Von der Leyen backs Dutch FM Hoekstra for EU climate post

Hoekstra may not face an easy ride during the confirmation process as he has ruffled many feathers in southern Europe (Ranu Abhelakh)
Hoekstra may not face an easy ride during the confirmation process as he has ruffled many feathers in southern Europe (Ranu Abhelakh)

EU chief Ursula von der Leyen on Tuesday backed Dutch Foreign Minister Wopke Hoekstra to take up a vacant climate post on the European Commission, but the choice raised concerns about the bloc's environmental ambitions.

The commission president announced that she had interviewed Hoekstra and would now propose that EU member states and the European Parliament formally approve the 47-year-old Christian Democrat's candidacy.

"Mr Hoekstra showed strong motivation for the post and great commitment to the European Union. He also has relevant professional experience for this post," von der Leyen said in a statement.

The Dutch government nominated Hoekstra for the commission last week, after the Netherlands' previous commissioner Frans Timmermans stepped down to return to national politics.

Timmermans had been a powerful executive vice president on the commission, in charge of overseeing the ambitious climate pact known as the European Green Deal.

That job has passed to Slovakia's commissioner Maros Sefcovic, but von der Leyen said the Dutch conservative could serve under him as the official in charge of "climate action".

"His governmental experience will be a strong asset in particular for Europe's climate diplomacy in the run-up to COP28 and for climate finance," she said.

A former Shell employee and ex-partner at global consultancy giant McKinsey, Hoekstra was appointed as finance minister to serve in Dutch Prime Minister Mark Rutte's third coalition government in 2017, before becoming foreign minister in 2022.

If approved by MEPs and member state leaders, Hoekstra would serve until at least May next year, when a new commission will be built after the European Parliament elections.

He may not face an easy ride during the confirmation process, however, as the hawkish Dutch foreign minister ruffled many feathers in southern Europe in his previous role at the finance ministry.

Italy and Greece were offended by his tough stance on fiscal discipline, and Portugal was outraged when he suggested that southern countries should have saved more before the Covid-19 pandemic.

- 'Not a done deal' -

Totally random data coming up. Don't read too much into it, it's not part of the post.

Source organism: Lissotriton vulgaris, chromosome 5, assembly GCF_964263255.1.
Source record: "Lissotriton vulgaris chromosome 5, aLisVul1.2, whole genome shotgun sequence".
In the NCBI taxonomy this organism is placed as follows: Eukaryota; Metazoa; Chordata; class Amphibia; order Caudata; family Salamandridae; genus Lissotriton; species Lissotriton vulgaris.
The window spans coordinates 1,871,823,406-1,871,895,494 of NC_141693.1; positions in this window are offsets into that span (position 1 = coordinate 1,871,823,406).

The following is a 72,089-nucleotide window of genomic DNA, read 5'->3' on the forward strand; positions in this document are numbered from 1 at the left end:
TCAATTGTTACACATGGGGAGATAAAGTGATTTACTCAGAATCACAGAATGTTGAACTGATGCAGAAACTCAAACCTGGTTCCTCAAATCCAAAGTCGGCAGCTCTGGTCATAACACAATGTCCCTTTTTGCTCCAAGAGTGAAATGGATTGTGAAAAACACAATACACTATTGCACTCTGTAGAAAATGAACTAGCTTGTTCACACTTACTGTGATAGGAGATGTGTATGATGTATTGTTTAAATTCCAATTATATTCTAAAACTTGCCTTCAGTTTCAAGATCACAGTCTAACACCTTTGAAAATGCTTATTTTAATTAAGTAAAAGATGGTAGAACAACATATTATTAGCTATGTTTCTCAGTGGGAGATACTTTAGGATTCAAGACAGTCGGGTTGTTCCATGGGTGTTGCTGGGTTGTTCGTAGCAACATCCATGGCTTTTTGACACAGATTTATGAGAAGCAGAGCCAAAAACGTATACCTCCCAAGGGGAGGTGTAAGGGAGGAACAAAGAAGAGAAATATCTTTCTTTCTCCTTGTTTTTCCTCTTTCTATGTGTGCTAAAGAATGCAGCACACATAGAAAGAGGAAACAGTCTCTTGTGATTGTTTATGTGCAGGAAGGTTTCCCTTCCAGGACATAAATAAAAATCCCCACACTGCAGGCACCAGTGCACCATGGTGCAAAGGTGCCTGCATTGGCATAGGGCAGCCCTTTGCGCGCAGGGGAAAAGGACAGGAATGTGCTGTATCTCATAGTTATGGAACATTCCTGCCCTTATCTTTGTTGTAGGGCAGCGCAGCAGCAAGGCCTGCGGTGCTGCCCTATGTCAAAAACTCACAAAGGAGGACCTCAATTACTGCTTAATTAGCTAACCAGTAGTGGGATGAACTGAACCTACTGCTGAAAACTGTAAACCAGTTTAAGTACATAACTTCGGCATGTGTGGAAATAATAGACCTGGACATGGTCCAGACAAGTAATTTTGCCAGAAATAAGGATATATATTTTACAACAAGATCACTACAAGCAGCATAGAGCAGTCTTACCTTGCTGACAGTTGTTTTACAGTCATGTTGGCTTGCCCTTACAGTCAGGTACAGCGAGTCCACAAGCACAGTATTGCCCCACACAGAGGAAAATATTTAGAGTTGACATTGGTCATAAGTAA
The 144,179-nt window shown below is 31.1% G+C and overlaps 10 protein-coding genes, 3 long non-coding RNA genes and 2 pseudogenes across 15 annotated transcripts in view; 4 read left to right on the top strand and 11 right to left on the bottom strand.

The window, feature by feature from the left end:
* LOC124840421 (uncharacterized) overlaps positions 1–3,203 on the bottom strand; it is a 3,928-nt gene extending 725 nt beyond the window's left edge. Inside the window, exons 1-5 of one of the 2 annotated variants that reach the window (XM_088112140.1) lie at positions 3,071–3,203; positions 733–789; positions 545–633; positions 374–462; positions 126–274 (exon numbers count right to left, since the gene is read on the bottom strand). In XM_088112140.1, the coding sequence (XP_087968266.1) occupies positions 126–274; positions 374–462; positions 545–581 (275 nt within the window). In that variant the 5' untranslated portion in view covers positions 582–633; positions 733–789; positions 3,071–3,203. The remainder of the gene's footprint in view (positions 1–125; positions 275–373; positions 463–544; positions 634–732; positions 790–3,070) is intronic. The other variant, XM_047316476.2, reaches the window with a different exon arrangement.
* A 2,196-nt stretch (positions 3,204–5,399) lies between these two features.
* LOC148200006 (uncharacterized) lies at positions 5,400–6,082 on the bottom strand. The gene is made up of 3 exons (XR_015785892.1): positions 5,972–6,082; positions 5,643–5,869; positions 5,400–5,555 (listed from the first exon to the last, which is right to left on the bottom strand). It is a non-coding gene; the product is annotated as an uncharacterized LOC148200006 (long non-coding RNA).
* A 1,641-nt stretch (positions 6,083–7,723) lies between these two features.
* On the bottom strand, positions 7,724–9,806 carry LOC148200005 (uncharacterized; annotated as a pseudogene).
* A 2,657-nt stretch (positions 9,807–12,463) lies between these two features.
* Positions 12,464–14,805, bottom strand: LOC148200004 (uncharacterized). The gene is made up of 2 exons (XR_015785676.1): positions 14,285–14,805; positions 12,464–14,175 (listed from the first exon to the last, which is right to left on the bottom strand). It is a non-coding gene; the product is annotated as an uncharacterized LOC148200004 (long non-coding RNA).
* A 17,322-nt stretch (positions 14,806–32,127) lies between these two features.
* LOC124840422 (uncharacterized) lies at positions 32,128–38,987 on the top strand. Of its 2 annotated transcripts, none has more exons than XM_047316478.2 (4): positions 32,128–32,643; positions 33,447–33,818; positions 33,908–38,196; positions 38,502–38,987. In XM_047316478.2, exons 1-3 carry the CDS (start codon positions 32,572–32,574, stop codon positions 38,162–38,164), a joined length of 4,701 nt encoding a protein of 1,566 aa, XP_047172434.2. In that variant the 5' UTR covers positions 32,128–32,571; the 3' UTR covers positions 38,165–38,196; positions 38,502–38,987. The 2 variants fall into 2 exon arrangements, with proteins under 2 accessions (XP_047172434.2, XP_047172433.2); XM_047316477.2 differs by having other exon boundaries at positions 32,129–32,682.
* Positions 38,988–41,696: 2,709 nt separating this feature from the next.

He can expect tough questioning from the left and from Mediterranean MEPs but von der Leyen, a fellow right-winger, defended his stance on the need for action on climate -- the core of his new brief.

Pascal Canfin, a French centrist MEP, said Hoekstra's confirmation was "not a done deal as he needs to be confirmed by a 2/3 majority of the coordinators of the environment committee", which Canfin chairs.

"Facing climate change has been at the centre of the EU's action for the last past years, and it should remain so," Canfin said in a statement.

"He will have to prove that he is the right man to keep on delivering this high level of ambition."

The powerful left-wing Socialist and Democrats political group within the EU parliament that Timmermans belonged to promised Hoekstra would face a "tough" hearing.

Jagoda Munic, director of NGO Friends of the Earth Europe, criticised the choice of Hoekstra, saying he was "not fit for the job".

"Wopke Hoekstra has no track record on championing climate... Appointing a former Shell employee to lead Europe's climate policy when we're in a climate crisis fired by the fossil fuel industry is an appalling message to send," Munic told AFP.

- 'Ambitions undiluted' -

The Green Deal has faced growing resistance, with some EU member states and right-wing MEPs calling for a "pause" in environmental legislation.

Sefcovic, now leading on the climate pact, vowed the EU was "not going to dilute our ambitions" and said he hoped environmental laws including a proposal on pesticides would be adopted before the end of the commission's mandate in 2024.

The EU has set a target to become a "climate neutral" economy by 2050, with net-zero greenhouse gas emissions.

Sefcovic told journalists Tuesday that Brussels would "intensify communication with citizens and with our industry", to enable greater access to funding because "no one should be left behind".

The aim was to deliver jobs and growth, he said, and send a "clear signal that we are fighting for our industry and that we want our industry to be a leader in global terms when it comes to green tech, clean tech and all energy efficiency technologies".